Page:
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Location, Location, Location

The Role Water and Wastewater Play in Your Expansion

wastewater location strategy

Assume: You, as the owner or general manager of a commercial laundry, are in the enviable position of being able to expand into a new market location.

As a business person, you’ve really done your homework. The market you’ve chosen is underserved and industry or hospitality in your target zone is booming. The research you’ve done, plus your own branch expansion, spells sure success from a business standpoint. How does it stack-up from an infrastructure position?

Consider some of the main topics that can impact your profitability and are sometimes overlooked: Water and wastewater. If not managed correctly, these can have a tremendous impact to capital outlay of constructing a new facility and the ongoing operational cost. In the laundry, water is your most important raw material and its economical use and disposal is what can make your operation successful.

Therefore the purchase price of water and its disposal as wastewater need to be at the top of your list when considering the purchase of a building or the property on which one will be built. And if the Devil lies anywhere it is in the details as it relates to water and wastewater and the return on investment of each decision you make. Remember you should always build or buy where your due diligence tells you to sink your shovel.


Water is essential to the facility’s operation; however there are options to how it may be obtained: Drilling a well or purchasing from the local utility. Of the two, drilling may seem like the best option if it is allowed by the local regulatory authority. This may be a factor regarding where you place your facility. Other factors must also be investigated to calculate the investment in a well:

  • Can the aquifer support the facilities’ long term water needs?
  • The cost of the well itself.
  • The permitting, both construction and environmental impact.
  • Will there be an ongoing consumption fee?
  • What additional equipment will be needed to bring the water up to a standard where it can be used?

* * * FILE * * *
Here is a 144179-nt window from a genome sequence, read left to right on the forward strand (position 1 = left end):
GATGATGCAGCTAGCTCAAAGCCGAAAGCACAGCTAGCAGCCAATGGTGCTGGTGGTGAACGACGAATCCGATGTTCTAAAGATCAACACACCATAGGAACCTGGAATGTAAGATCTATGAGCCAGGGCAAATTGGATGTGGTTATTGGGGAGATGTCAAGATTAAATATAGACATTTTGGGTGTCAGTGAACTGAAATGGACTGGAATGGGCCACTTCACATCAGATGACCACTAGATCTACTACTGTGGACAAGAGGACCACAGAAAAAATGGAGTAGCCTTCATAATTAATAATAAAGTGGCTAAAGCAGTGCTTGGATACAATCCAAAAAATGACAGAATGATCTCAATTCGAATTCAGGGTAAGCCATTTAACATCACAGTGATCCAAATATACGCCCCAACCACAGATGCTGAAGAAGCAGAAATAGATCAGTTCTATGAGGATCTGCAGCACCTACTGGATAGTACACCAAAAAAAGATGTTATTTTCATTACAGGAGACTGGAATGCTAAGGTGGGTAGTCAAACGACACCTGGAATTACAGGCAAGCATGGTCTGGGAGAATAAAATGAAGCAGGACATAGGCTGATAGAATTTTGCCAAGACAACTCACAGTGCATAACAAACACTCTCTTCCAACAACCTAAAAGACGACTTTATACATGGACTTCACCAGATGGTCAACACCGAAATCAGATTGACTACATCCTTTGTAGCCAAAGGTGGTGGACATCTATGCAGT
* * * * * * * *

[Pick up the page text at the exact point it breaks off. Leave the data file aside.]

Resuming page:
• What is the operational cost of the needed equipment?
  • This approach make take additional time and investment and will most likely include engineering that includes hydrology, but in the long run save the greatest amount of money.

Purchasing water from the local utility may be the only option available and requires little leg work in comparison to that required for a well. Water is typically purchased in units of gallons, cubic feet or meters. It is usually purchased in a tiered structure where the more water consumed, the higher the purchase price. Additional factors to be considered:

  • What is the history of the utility in asking for rate increases?
  • When is the next increase?
  • What has been the historical increase percentage?
  • Does the city’s 5-10 year master plan include utility infrastructure improvements that would cause a major rate increase?
  • The ability of the utility to respond to water system failures.
  • What additional equipment will be needed to bring the water up to a standard where it can be used?
  • What is the operational cost of the needed equipment?
  • Is the utility or city willing to work with you to offer incentives to defray costs (permitting fees)?

Unless your Realtor can provide answers to these minimal questions in a thorough manner, please consider the use of a local engineering firm (or the one the city uses to answer these vital questions.)